The world around us is a marvel of both biological and technological evolution. This means that ideas and inventions do not come from a vacuum; they come forth as we build upon what we know and see around us. So how did we get from rubbing sticks together to create fire, all the way to harnessing solar power for powering our lights? From time immemorial, inventors and creators took note of the world around them to fuel their ideas and designs. This came in the form of understanding how nature functioned, reading books to develop imagination and creativity or perhaps just walking around their neighbourhood and observing the everyday environment.
The cell phone or tablet that you are likely reading this article on was brought into ubiquity by Apple. The company revolutionized the cell phone by doing away with the number pad and replacing it with a touchscreen that was able to accomplish many more functions. In addition to acting as a communication device, you could read the news, take pictures and even play games on it. However, was this idea wholly original and never thought of before? Back in 1987, science fiction show, Star Trek showed off the PADD, a device that had a touchscreen with one or two buttons. It acted as a face-to-face communication device not unlike Facetime. In 1968, Stanley Kubrick’s “2001: A Space Odyssey” also had astronauts reading the news on a paper-thin device that remarkably resembled a tablet. It’s hard to say if these were truly the original source of their idea but we can definitely see similarities.
Mother Nature has been the basis of more inventions than any other person throughout history. She has been the catalyst for many items that we use today. This is a science known as biomimicry – imitating nature to solve problems. One of nature’s most ferocious sea animals, sharks, have to swim very fast to stay at the top of the food chain. Researchers have been looking into what makes sharks such great swimmers. Turns out that shark skin, despite being very rough, reduces drag (friction between the shark’s skin and water) by a large amount. This has led researchers to apply “shark skin” technology with airplanes. Paint on the exterior of an aircraft can be applied with this technology to reduce aerodynamic drag when flying, saving on fuel costs and perhaps our wallets too.
Closer to home, think of Velcro which we use it in shoes and straps to secure things together easily. You may have encountered its base inspiration sticking to your clothes after walking through a field, as did Swiss engineer and Velcro’s inventor, George de Mestral. While taking a hike in the Alps, he found these spiky plant seeds known as burs which stuck to his clothes and dog’s fur. Wondering how it worked, he decided to investigate the tiny burs and found out that the tip of the spikes had hooks which caught onto anything that formed a loop, such as the fibres of his clothes or his dog’s fur. This led to his eventual invention of the Velcro strap, two pieces of fabric with one side carrying hooks and the other side carrying loops!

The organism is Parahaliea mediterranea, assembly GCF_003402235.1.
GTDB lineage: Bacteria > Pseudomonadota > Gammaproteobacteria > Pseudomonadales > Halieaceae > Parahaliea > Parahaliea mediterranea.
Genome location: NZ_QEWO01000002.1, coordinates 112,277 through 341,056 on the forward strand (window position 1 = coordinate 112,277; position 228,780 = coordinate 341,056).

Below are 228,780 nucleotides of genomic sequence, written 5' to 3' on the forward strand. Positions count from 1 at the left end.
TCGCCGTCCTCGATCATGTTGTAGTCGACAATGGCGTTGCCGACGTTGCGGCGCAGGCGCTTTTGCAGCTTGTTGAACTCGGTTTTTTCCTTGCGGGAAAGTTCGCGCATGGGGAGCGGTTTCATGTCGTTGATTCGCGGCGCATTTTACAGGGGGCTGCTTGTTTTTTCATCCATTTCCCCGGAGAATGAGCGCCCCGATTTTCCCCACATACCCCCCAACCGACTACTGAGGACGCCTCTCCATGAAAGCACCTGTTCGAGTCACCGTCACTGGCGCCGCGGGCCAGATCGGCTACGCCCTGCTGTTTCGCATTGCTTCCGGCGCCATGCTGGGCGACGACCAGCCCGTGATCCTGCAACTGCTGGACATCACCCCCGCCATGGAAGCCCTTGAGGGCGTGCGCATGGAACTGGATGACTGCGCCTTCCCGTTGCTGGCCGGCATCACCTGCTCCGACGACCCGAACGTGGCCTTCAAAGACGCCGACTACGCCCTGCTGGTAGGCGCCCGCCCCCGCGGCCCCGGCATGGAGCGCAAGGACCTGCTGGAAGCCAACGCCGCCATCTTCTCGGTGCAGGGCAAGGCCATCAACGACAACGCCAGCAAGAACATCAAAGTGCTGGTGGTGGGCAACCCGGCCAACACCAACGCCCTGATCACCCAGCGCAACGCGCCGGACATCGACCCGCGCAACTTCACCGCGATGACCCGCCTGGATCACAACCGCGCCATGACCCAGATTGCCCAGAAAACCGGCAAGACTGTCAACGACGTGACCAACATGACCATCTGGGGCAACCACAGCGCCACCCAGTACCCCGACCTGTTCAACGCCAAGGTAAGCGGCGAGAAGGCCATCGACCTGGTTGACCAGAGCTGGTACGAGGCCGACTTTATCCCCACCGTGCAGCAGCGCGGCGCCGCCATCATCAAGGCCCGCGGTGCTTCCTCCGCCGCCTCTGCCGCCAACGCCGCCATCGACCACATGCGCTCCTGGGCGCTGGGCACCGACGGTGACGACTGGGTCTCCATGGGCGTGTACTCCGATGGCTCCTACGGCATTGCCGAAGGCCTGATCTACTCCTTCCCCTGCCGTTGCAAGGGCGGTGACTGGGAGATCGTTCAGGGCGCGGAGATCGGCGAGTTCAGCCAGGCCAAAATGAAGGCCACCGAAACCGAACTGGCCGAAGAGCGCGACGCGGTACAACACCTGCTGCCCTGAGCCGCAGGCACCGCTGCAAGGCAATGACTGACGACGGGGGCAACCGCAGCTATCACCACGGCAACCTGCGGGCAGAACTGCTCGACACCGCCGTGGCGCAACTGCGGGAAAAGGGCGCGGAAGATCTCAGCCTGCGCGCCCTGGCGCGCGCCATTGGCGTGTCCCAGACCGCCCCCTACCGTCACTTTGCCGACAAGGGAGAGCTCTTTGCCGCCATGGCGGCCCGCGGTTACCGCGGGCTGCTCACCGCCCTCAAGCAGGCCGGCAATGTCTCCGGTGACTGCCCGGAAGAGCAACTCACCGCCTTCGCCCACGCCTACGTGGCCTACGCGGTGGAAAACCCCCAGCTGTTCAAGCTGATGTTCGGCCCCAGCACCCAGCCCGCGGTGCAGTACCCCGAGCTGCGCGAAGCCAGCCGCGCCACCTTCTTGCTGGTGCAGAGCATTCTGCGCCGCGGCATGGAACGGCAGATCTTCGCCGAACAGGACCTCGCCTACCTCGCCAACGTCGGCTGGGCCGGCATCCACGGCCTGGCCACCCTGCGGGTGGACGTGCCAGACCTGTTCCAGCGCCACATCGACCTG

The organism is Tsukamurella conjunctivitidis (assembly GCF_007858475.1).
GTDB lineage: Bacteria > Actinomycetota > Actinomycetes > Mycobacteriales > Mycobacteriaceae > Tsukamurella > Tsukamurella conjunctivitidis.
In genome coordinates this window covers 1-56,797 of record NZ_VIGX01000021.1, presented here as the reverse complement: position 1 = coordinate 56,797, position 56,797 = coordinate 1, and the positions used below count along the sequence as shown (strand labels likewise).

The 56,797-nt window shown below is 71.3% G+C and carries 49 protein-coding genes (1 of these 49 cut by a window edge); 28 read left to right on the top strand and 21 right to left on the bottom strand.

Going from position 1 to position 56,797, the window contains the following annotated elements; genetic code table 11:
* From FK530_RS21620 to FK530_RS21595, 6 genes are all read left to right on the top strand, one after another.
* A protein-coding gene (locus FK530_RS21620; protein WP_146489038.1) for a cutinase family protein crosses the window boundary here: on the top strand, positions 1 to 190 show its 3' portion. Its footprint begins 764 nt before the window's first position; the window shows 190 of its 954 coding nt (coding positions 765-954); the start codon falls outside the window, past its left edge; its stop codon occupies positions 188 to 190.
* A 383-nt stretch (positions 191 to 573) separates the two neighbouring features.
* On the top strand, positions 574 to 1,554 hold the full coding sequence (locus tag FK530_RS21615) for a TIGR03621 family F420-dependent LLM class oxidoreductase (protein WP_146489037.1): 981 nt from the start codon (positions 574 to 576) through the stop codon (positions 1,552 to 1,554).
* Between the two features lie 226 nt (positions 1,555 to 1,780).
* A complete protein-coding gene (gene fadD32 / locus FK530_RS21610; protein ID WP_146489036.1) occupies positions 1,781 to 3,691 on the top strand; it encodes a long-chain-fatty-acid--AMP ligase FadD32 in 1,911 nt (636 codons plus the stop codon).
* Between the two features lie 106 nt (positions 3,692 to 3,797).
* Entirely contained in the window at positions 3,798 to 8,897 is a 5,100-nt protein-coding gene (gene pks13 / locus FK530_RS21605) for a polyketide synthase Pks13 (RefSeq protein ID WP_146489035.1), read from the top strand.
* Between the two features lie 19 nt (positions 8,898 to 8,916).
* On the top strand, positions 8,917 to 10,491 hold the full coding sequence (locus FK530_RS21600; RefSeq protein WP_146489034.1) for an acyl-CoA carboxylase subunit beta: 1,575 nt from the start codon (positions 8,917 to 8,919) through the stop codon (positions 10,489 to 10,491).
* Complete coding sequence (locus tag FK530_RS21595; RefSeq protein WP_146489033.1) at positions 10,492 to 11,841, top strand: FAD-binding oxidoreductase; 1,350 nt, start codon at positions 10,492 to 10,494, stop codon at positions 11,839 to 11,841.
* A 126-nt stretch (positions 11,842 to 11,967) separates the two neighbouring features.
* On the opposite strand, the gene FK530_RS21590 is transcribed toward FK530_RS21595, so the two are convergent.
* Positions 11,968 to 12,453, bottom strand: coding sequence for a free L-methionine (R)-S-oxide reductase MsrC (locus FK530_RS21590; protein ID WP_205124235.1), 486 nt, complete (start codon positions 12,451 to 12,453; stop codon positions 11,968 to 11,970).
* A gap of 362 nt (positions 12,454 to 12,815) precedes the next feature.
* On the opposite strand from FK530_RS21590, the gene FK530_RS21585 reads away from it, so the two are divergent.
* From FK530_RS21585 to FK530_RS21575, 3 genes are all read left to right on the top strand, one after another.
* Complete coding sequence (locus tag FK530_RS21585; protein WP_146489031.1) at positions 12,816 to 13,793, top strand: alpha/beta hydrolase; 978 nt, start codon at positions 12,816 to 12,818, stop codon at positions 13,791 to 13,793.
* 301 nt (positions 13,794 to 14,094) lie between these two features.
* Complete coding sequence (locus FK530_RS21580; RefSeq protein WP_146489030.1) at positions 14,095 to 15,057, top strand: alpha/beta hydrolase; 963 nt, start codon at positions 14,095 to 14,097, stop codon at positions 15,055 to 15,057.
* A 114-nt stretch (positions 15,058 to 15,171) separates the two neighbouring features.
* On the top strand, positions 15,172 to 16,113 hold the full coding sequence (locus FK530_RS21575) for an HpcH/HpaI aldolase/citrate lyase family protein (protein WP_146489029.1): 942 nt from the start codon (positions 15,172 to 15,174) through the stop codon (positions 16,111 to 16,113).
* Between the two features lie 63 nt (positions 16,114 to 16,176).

Perhaps the most shining example of biomimicry would be the world’s first successful motor operated aircraft, invented by the Wright Brothers. But what led them to creating such an engineering marvel? Far back in history, Man tried imitating birds by using arms as wings but without an understanding of how birds flew, it only led to injuries. Gliders were the next leap in our understanding of air flow, allowing Man to stay in the air for a longer amount of time but gliders were ultimately a controlled fall, rather than actual flight. The Wright brothers eventually came onto the scene, building upon years of research and prototyping. They observed that birds controlled their flight by changing the angle of their wingtips. This led to their discovery and application of wing-warping to maneuver their aircraft. Eventually through years of hard work and an understanding of how aerodynamics could be worked to their advantage, they achieved the first record of powered flight in 1903.
Inspiration is not limited to these big inventions and ideas, it can be applied to our everyday problems at home, school or work. Back in 1920, young housewife, Josephine Dickson was prone to incidents in the kitchen, accumulating many cuts and bruises. Her husband, Earle Dickson sought an easy way for her to protect her wounds from infection. Thus, he created convenient and ready-to-use bandages by combining cotton gauze squares and adhesive tape. This eventually led to the invention of the adhesive bandage that we use today.
Analogous inspiration is the application of existing ideas to an unrelated problem. By adapting an already available solution to a problem that it was not originally intended for, it can be solved by us having a new outlook and understanding of the issue. Bringing us back to the Wright Brothers, they were in the bicycle business before making their airplane. Taking inspiration from it, they used a series of wires and chains to control their first aircraft. Hence, they were able to use their past experiences to help them with a very different problem.
So if you are unable to think of an answer, try putting the problem aside and work on other tasks instead, such as gardening or reading a book. Although you are not actively working on it, your subconsciousness is still floating the problem in your head, pondering what could be done. By putting it aside, you allow your brain to wander, looking at your past experiences and think up novel ideas you may have not thought of when narrowing your focus solely on the problem. This is known as the incubation effect, letting your mind rest and start afresh with new insights.
Next time you are stuck, perhaps try some of these ideas listed to get inspired. You can also check out a previous article here for more ideas. Who knows, you could be the next great inventor of our time!
Written by Oh Wei Sian
Illustrations by Toh Bee Suan